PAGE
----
Professor Steve Clifford’s team is looking at whether biomarkers – or ‘molecular fingerprints’ - in tumour samples could help determine what kind of treatment a patient should have.
Our research in Newcastle
- 7,900 people are diagnosed with cancer each year.
- 54% of cancers are diagnosed early.
- We spent over £4m on life-saving research in 2021/22.
We receive no government funding for our research. Our life-saving work relies on the money you give us.
Newcastle is home to the Cancer Research UK Newcastle Centre, delivering world-leading research that accelerates the transition of lab-based discovery to the clinic for the benefit of people affected by cancer.
Last year, we spent over £4m on research in Newcastle. Collaboration is key to the centre’s work. By sharing their expertise, scientists, doctors and nurses are improving the care of patients across Newcastle and beyond.
The dedicated team at our Cancer Research UK Newcastle Centre are experts in a wide range of disciplines including clinical trials, drug discovery and radiotherapy. Our researchers are focussing on brain, blood, liver, bowel, and children’s cancers.
We are working in partnership with the Newcastle University Centre for Cancer, Newcastle Hospitals NHS Foundation Trust, Children's Cancer North and The Sir Bobby Robson Foundation to help patients within the city, across the UK and around the world.
Newcastle University is also an academic partner of Cancer Research Horizons, working together to translate discoveries from basic and clinical research into new breakthrough drugs. And our Senior Research Nurse in Newcastle facilitates the delivery of high-quality clinical trials and studies, getting new treatments into the clinic sooner.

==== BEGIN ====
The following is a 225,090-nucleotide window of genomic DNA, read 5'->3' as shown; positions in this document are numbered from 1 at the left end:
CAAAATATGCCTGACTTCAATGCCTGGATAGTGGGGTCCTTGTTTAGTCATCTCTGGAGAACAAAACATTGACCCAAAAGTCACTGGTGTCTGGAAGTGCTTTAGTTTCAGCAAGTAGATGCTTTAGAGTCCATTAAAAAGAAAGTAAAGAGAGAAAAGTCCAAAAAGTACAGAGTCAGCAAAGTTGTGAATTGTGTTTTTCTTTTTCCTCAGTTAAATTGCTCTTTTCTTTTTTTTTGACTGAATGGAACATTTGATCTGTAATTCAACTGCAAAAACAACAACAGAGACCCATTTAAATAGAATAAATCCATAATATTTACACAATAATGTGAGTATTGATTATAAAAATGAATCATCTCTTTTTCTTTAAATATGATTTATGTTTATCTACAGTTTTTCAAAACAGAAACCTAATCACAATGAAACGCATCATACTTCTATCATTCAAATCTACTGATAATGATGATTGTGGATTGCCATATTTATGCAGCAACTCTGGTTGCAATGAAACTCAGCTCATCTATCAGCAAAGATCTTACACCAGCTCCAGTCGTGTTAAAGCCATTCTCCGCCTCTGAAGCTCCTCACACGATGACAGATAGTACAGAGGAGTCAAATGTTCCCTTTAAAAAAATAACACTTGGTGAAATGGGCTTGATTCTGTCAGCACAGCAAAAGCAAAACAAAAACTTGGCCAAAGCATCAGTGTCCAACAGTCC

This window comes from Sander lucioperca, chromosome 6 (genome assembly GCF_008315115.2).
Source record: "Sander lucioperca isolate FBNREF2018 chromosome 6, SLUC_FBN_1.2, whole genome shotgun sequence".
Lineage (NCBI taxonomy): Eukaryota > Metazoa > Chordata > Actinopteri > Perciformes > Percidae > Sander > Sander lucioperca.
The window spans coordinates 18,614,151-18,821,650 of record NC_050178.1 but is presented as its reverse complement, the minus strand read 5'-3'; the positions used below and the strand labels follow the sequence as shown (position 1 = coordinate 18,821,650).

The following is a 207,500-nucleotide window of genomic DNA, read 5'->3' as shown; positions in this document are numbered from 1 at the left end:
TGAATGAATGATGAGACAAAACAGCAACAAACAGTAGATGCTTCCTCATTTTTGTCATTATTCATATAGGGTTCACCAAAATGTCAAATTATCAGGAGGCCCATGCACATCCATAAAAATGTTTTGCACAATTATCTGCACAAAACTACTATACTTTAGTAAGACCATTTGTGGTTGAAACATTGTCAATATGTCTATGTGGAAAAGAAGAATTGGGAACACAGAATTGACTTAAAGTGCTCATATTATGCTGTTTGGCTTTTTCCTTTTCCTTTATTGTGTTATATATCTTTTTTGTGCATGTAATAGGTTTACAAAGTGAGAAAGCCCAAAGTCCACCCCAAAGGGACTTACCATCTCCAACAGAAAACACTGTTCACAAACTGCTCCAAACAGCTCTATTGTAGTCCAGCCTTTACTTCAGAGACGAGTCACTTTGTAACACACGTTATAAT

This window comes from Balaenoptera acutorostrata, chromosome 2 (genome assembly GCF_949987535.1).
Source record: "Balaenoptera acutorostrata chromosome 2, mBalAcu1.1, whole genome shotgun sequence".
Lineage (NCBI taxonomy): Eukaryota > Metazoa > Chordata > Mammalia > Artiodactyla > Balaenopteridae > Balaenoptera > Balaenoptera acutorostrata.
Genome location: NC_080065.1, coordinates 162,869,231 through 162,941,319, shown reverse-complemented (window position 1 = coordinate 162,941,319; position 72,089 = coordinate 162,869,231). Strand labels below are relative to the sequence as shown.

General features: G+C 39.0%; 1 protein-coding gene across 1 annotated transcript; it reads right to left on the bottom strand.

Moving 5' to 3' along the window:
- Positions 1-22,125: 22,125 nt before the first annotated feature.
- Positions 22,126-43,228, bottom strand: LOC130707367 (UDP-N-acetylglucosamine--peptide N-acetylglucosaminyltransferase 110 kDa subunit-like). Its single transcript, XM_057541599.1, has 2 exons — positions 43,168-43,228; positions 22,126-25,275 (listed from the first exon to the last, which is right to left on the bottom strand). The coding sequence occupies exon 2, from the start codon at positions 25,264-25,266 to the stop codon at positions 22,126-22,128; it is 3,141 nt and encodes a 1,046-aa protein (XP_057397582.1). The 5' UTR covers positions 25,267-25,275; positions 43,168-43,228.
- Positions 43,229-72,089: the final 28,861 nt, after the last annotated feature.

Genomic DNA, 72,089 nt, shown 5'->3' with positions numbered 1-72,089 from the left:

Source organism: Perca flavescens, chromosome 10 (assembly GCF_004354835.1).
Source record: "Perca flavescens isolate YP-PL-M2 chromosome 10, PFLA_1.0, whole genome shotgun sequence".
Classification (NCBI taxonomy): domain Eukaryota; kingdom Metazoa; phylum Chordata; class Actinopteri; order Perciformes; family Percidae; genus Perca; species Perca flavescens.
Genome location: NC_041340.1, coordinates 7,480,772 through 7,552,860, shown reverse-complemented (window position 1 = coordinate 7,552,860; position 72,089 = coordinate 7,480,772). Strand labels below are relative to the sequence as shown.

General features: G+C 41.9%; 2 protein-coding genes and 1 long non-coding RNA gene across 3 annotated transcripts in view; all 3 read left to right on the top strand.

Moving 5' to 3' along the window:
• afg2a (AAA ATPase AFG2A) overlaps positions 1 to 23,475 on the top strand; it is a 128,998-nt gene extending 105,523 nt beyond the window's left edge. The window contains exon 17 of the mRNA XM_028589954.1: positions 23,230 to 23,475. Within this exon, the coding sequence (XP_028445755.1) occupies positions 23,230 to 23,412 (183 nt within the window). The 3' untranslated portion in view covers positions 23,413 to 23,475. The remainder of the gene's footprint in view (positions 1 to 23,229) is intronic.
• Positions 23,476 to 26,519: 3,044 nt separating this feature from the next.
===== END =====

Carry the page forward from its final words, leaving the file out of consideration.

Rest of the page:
What we're doing now
Finding personalised treatments for children with medulloblastoma
Investigating liver cancer immunotherapy
Professor Helen Reeves is leading a multidisciplinary team of experts who are studying the complex interaction between liver cancer and the immune system in the hope of making immunotherapy treatments more effective for people with liver cancer. The team want to understand the way cancer cells are able to ‘switch off’ immune cells by putting them into a sleep-like state in some people.
Taking new drugs from the lab to the clinic
Professor Ruth Plummer is leading exciting early-phase clinical trials to test brand-new cancer drugs in patients for the first time.
Experimental Cancer Medicine Centre
The Newcastle Adult and Paediatric Experimental Cancer Medicine Centres (ECMC) are a unique partnership between CRUK and the National Institute for Health Research in England to bring together lab scientists and cancer doctors to speed up the flow of ideas and new treatments from the lab to the clinic.
How we’ve made a difference so far
Scientists in Newcastle helped make the pioneering discovery that aspirin could potentially help prevent bowel cancer in people with Lynch syndrome. People affected by this disease have inherited a faulty version of a gene, which increases their chances of developing certain cancers, particularly bowel cancer. Professor Sir John Burn is now leading a clinical trial to find out what is the best dose of aspirin to prevent as many cases of cancer as possible, while minimising side effects. This trial could change the way this disease is managed and help us understand more about the role of aspirin in preventing cancer.
Work in Newcastle led to the development of drugs called PARP inhibitors – drugs designed to target the genetic ‘Achilles’ heel’ in cancers caused by faults in the BRCA1 or BRCA2 genes. This research led to the development of the drug, rucaparib, which is now an approved standard treatment for some women with ovarian cancer caused by faulty BRCA1 or BRCA2 genes.